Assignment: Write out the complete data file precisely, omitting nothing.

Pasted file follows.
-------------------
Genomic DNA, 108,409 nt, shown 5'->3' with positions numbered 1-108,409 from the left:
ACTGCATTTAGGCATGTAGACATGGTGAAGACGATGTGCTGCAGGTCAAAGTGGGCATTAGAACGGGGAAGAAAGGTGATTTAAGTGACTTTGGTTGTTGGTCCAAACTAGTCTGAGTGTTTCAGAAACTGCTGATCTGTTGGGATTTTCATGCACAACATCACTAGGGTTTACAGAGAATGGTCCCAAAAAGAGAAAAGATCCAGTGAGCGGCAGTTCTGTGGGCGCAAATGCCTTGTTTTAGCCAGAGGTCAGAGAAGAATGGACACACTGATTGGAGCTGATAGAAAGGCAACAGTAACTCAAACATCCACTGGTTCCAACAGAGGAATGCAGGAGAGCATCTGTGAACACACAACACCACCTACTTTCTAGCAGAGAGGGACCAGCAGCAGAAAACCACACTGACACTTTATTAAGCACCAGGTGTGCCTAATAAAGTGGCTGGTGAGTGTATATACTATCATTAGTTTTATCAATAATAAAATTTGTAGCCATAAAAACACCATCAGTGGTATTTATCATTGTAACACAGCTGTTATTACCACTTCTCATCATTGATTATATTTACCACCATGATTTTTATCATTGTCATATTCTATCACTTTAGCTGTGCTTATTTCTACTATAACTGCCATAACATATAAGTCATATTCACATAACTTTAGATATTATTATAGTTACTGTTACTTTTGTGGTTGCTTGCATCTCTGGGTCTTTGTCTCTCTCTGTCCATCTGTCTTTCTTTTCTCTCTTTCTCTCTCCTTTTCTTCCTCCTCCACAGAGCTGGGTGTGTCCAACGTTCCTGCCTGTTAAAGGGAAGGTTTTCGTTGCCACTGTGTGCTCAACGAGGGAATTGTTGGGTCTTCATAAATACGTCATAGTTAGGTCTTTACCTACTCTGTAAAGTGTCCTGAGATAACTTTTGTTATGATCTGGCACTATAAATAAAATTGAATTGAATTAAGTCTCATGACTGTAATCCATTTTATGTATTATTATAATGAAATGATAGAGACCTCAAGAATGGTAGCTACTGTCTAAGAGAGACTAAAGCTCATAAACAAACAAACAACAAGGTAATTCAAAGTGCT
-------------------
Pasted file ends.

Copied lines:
Genomic DNA, 108,409 nt, shown 5'->3' with positions numbered 1-108,409 from the left:
ACTGCATTTAGGCATGTAGACATGGTGAAGACGATGTGCTGCAGGTCAAAGTGGGCATTAGAACGGGGAAGAAAGGTGATTTAAGTGACTTTGGTTGTTGGTCCAAACTAGTCTGAGTGTTTCAGAAACTGCTGATCTGTTGGGATTTTCATGCACAACATCACTAGGGTTTACAGAGAATGGTCCCAAAAAGAGAAAAGATCCAGTGAGCGGCAGTTCTGTGGGCGCAAATGCCTTGTTTTAGCCAGAGGTCAGAGAAGAATGGACACACTGATTGGAGCTGATAGAAAGGCAACAGTAACTCAAACATCCACTGGTTCCAACAGAGGAATGCAGGAGAGCATCTGTGAACACACAACACCACCTACTTTCTAGCAGAGAGGGACCAGCAGCAGAAAACCACACTGACACTTTATTAAGCACCAGGTGTGCCTAATAAAGTGGCTGGTGAGTGTATATACTATCATTAGTTTTATCAATAATAAAATTTGTAGCCATAAAAACACCATCAGTGGTATTTATCATTGTAACACAGCTGTTATTACCACTTCTCATCATTGATTATATTTACCACCATGATTTTTATCATTGTCATATTCTATCACTTTAGCTGTGCTTATTTCTACTATAACTGCCATAACATATAAGTCATATTCACATAACTTTAGATATTATTATAGTTACTGTTACTTTTGTGGTTGCTTGCATCTCTGGGTCTTTGTCTCTCTCTGTCCATCTGTCTTTCTTTTCTCTCTTTCTCTCTCCTTTTCTTCCTCCTCCACAGAGCTGGGTGTGTCCAACGTTCCTGCCTGTTAAAGGGAAGGTTTTCGTTGCCACTGTGTGCTCAACGAGGGAATTGTTGGGTCTTCATAAATACGTCATAGTTAGGTCTTTACCTACTCTGTAAAGTGTCCTGAGATAACTTTTGTTATGATCTGGCACTATAAATAAAATTGAATTGAATTAAGTCTCATGACTGTAATCCATTTTATGTATTATTATAATGAAATGATAGAGACCTCAAGAATGGTAGCTACTGTCTAAGAGAGACTAAAGCTCATAAACAAACAAACAACAAGGTAATTCAAAGTGCT